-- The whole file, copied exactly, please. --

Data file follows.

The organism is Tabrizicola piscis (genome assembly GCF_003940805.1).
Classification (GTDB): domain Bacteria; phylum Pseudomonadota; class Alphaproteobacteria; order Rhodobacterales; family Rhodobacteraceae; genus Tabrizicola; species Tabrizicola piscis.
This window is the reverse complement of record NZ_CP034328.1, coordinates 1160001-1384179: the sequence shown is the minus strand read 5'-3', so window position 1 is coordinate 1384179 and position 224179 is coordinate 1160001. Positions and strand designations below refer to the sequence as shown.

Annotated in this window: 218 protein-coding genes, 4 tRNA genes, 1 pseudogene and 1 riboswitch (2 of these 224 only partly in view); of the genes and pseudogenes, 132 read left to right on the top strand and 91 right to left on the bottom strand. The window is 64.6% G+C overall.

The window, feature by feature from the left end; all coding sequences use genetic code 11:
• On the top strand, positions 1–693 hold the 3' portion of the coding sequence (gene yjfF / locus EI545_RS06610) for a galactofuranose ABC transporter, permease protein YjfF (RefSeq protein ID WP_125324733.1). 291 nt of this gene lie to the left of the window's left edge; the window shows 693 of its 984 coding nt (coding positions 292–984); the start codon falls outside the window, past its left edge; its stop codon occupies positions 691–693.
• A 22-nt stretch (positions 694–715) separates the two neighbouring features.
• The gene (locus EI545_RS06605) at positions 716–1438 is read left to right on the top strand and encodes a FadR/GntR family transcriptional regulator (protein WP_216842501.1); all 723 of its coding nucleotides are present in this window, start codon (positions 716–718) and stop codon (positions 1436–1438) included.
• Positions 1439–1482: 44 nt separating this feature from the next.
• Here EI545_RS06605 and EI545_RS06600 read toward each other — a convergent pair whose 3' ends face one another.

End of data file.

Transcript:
The organism is Tabrizicola piscis (genome assembly GCF_003940805.1).
Classification (GTDB): domain Bacteria; phylum Pseudomonadota; class Alphaproteobacteria; order Rhodobacterales; family Rhodobacteraceae; genus Tabrizicola; species Tabrizicola piscis.
This window is the reverse complement of record NZ_CP034328.1, coordinates 1160001-1384179: the sequence shown is the minus strand read 5'-3', so window position 1 is coordinate 1384179 and position 224179 is coordinate 1160001. Positions and strand designations below refer to the sequence as shown.

Annotated in this window: 218 protein-coding genes, 4 tRNA genes, 1 pseudogene and 1 riboswitch (2 of these 224 only partly in view); of the genes and pseudogenes, 132 read left to right on the top strand and 91 right to left on the bottom strand. The window is 64.6% G+C overall.

The window, feature by feature from the left end; all coding sequences use genetic code 11:
• On the top strand, positions 1–693 hold the 3' portion of the coding sequence (gene yjfF / locus EI545_RS06610) for a galactofuranose ABC transporter, permease protein YjfF (RefSeq protein ID WP_125324733.1). 291 nt of this gene lie to the left of the window's left edge; the window shows 693 of its 984 coding nt (coding positions 292–984); the start codon falls outside the window, past its left edge; its stop codon occupies positions 691–693.
• A 22-nt stretch (positions 694–715) separates the two neighbouring features.
• The gene (locus EI545_RS06605) at positions 716–1438 is read left to right on the top strand and encodes a FadR/GntR family transcriptional regulator (protein WP_216842501.1); all 723 of its coding nucleotides are present in this window, start codon (positions 716–718) and stop codon (positions 1436–1438) included.
• Positions 1439–1482: 44 nt separating this feature from the next.
• Here EI545_RS06605 and EI545_RS06600 read toward each other — a convergent pair whose 3' ends face one another.